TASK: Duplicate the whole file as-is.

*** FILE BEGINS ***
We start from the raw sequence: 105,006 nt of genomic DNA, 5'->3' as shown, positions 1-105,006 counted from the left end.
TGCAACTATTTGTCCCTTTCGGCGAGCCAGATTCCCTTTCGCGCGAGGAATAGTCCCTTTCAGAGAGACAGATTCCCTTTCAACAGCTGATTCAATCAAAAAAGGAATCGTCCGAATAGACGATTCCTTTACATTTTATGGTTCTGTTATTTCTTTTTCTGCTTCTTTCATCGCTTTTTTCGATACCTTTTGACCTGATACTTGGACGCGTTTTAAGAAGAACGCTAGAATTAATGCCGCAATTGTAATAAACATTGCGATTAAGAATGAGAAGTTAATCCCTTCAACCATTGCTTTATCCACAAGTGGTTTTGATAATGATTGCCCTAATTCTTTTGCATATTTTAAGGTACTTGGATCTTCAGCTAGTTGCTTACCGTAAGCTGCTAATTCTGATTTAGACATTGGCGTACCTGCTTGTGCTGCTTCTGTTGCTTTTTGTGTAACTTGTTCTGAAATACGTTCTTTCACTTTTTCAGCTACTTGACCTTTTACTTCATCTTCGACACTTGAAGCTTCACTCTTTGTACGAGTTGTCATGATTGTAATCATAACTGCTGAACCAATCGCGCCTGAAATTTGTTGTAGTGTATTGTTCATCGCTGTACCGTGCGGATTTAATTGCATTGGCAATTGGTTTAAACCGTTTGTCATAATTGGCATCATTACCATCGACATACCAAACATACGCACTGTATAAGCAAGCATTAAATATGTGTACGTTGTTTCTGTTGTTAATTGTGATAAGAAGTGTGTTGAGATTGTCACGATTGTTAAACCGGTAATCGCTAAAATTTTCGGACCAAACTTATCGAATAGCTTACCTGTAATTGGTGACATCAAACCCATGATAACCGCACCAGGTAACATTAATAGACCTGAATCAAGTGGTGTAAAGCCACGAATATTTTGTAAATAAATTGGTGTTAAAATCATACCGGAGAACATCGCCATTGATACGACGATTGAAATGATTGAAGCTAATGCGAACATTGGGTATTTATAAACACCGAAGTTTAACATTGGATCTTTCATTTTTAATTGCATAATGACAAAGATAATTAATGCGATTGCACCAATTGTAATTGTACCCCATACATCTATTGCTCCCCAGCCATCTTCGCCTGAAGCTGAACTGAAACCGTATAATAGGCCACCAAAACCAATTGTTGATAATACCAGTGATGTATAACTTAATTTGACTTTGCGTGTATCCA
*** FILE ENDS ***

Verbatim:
We start from the raw sequence: 105,006 nt of genomic DNA, 5'->3' as shown, positions 1-105,006 counted from the left end.
TGCAACTATTTGTCCCTTTCGGCGAGCCAGATTCCCTTTCGCGCGAGGAATAGTCCCTTTCAGAGAGACAGATTCCCTTTCAACAGCTGATTCAATCAAAAAAGGAATCGTCCGAATAGACGATTCCTTTACATTTTATGGTTCTGTTATTTCTTTTTCTGCTTCTTTCATCGCTTTTTTCGATACCTTTTGACCTGATACTTGGACGCGTTTTAAGAAGAACGCTAGAATTAATGCCGCAATTGTAATAAACATTGCGATTAAGAATGAGAAGTTAATCCCTTCAACCATTGCTTTATCCACAAGTGGTTTTGATAATGATTGCCCTAATTCTTTTGCATATTTTAAGGTACTTGGATCTTCAGCTAGTTGCTTACCGTAAGCTGCTAATTCTGATTTAGACATTGGCGTACCTGCTTGTGCTGCTTCTGTTGCTTTTTGTGTAACTTGTTCTGAAATACGTTCTTTCACTTTTTCAGCTACTTGACCTTTTACTTCATCTTCGACACTTGAAGCTTCACTCTTTGTACGAGTTGTCATGATTGTAATCATAACTGCTGAACCAATCGCGCCTGAAATTTGTTGTAGTGTATTGTTCATCGCTGTACCGTGCGGATTTAATTGCATTGGCAATTGGTTTAAACCGTTTGTCATAATTGGCATCATTACCATCGACATACCAAACATACGCACTGTATAAGCAAGCATTAAATATGTGTACGTTGTTTCTGTTGTTAATTGTGATAAGAAGTGTGTTGAGATTGTCACGATTGTTAAACCGGTAATCGCTAAAATTTTCGGACCAAACTTATCGAATAGCTTACCTGTAATTGGTGACATCAAACCCATGATAACCGCACCAGGTAACATTAATAGACCTGAATCAAGTGGTGTAAAGCCACGAATATTTTGTAAATAAATTGGTGTTAAAATCATACCGGAGAACATCGCCATTGATACGACGATTGAAATGATTGAAGCTAATGCGAACATTGGGTATTTATAAACACCGAAGTTTAACATTGGATCTTTCATTTTTAATTGCATAATGACAAAGATAATTAATGCGATTGCACCAATTGTAATTGTACCCCATACATCTATTGCTCCCCAGCCATCTTCGCCTGAAGCTGAACTGAAACCGTATAATAGGCCACCAAAACCAATTGTTGATAATACCAGTGATGTATAACTTAATTTGACTTTGCGTGTATCCA